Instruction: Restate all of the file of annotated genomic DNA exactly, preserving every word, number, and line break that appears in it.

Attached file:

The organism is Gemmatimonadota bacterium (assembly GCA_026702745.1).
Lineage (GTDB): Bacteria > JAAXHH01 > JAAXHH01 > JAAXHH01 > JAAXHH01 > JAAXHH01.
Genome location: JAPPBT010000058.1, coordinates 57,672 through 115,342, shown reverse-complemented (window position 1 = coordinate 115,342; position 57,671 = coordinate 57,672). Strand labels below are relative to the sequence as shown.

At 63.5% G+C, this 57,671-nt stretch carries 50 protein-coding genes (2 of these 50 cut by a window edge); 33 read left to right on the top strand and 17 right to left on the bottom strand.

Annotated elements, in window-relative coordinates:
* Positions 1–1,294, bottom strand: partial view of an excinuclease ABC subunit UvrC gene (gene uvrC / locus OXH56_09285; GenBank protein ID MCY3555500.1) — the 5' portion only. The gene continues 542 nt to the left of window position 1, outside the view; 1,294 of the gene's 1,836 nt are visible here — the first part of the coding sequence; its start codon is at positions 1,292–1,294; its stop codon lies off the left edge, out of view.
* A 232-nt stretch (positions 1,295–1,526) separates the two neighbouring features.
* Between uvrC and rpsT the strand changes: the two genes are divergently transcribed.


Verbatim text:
The organism is Gemmatimonadota bacterium (assembly GCA_026702745.1).
Lineage (GTDB): Bacteria > JAAXHH01 > JAAXHH01 > JAAXHH01 > JAAXHH01 > JAAXHH01.
Genome location: JAPPBT010000058.1, coordinates 57,672 through 115,342, shown reverse-complemented (window position 1 = coordinate 115,342; position 57,671 = coordinate 57,672). Strand labels below are relative to the sequence as shown.

At 63.5% G+C, this 57,671-nt stretch carries 50 protein-coding genes (2 of these 50 cut by a window edge); 33 read left to right on the top strand and 17 right to left on the bottom strand.

Annotated elements, in window-relative coordinates:
* Positions 1–1,294, bottom strand: partial view of an excinuclease ABC subunit UvrC gene (gene uvrC / locus OXH56_09285; GenBank protein ID MCY3555500.1) — the 5' portion only. The gene continues 542 nt to the left of window position 1, outside the view; 1,294 of the gene's 1,836 nt are visible here — the first part of the coding sequence; its start codon is at positions 1,292–1,294; its stop codon lies off the left edge, out of view.
* A 232-nt stretch (positions 1,295–1,526) separates the two neighbouring features.
* Between uvrC and rpsT the strand changes: the two genes are divergently transcribed.